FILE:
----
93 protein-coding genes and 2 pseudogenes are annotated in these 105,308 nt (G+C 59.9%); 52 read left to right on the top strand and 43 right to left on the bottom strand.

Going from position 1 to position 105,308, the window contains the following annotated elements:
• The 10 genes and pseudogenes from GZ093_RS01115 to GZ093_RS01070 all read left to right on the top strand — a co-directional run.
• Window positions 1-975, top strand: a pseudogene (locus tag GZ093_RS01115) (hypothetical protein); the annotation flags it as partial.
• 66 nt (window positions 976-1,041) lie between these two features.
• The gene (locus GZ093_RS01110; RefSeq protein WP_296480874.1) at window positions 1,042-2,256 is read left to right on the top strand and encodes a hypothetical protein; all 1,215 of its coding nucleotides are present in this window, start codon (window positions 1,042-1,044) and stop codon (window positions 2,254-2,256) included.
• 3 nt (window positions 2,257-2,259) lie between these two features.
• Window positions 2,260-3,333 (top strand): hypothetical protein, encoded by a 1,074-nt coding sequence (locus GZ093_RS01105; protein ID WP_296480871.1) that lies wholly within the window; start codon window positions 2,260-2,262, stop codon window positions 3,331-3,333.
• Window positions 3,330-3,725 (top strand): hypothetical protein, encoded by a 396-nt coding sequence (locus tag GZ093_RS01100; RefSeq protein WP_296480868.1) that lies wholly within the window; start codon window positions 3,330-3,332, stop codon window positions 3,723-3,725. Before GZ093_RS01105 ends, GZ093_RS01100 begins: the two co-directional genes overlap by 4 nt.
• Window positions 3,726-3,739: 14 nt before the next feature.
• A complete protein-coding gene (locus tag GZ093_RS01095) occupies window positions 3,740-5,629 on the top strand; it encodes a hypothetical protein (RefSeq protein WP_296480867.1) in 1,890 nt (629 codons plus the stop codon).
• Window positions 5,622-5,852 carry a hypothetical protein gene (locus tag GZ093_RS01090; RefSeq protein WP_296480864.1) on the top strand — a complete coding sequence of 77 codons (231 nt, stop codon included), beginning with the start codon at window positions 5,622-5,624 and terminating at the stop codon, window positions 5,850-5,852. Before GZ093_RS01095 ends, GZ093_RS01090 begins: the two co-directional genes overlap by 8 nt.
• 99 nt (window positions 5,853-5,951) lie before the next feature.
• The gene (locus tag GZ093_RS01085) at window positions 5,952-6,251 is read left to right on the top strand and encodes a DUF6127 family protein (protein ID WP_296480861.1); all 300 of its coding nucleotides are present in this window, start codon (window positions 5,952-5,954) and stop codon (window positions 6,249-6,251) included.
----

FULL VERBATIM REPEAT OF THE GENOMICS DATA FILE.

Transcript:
93 protein-coding genes and 2 pseudogenes are annotated in these 105,308 nt (G+C 59.9%); 52 read left to right on the top strand and 43 right to left on the bottom strand.

Going from position 1 to position 105,308, the window contains the following annotated elements:
• The 10 genes and pseudogenes from GZ093_RS01115 to GZ093_RS01070 all read left to right on the top strand — a co-directional run.
• Window positions 1-975, top strand: a pseudogene (locus tag GZ093_RS01115) (hypothetical protein); the annotation flags it as partial.
• 66 nt (window positions 976-1,041) lie between these two features.
• The gene (locus GZ093_RS01110; RefSeq protein WP_296480874.1) at window positions 1,042-2,256 is read left to right on the top strand and encodes a hypothetical protein; all 1,215 of its coding nucleotides are present in this window, start codon (window positions 1,042-1,044) and stop codon (window positions 2,254-2,256) included.
• 3 nt (window positions 2,257-2,259) lie between these two features.
• Window positions 2,260-3,333 (top strand): hypothetical protein, encoded by a 1,074-nt coding sequence (locus GZ093_RS01105; protein ID WP_296480871.1) that lies wholly within the window; start codon window positions 2,260-2,262, stop codon window positions 3,331-3,333.
• Window positions 3,330-3,725 (top strand): hypothetical protein, encoded by a 396-nt coding sequence (locus tag GZ093_RS01100; RefSeq protein WP_296480868.1) that lies wholly within the window; start codon window positions 3,330-3,332, stop codon window positions 3,723-3,725. Before GZ093_RS01105 ends, GZ093_RS01100 begins: the two co-directional genes overlap by 4 nt.
• Window positions 3,726-3,739: 14 nt before the next feature.
• A complete protein-coding gene (locus tag GZ093_RS01095) occupies window positions 3,740-5,629 on the top strand; it encodes a hypothetical protein (RefSeq protein WP_296480867.1) in 1,890 nt (629 codons plus the stop codon).
• Window positions 5,622-5,852 carry a hypothetical protein gene (locus tag GZ093_RS01090; RefSeq protein WP_296480864.1) on the top strand — a complete coding sequence of 77 codons (231 nt, stop codon included), beginning with the start codon at window positions 5,622-5,624 and terminating at the stop codon, window positions 5,850-5,852. Before GZ093_RS01095 ends, GZ093_RS01090 begins: the two co-directional genes overlap by 8 nt.
• 99 nt (window positions 5,853-5,951) lie before the next feature.
• The gene (locus tag GZ093_RS01085) at window positions 5,952-6,251 is read left to right on the top strand and encodes a DUF6127 family protein (protein ID WP_296480861.1); all 300 of its coding nucleotides are present in this window, start codon (window positions 5,952-5,954) and stop codon (window positions 6,249-6,251) included.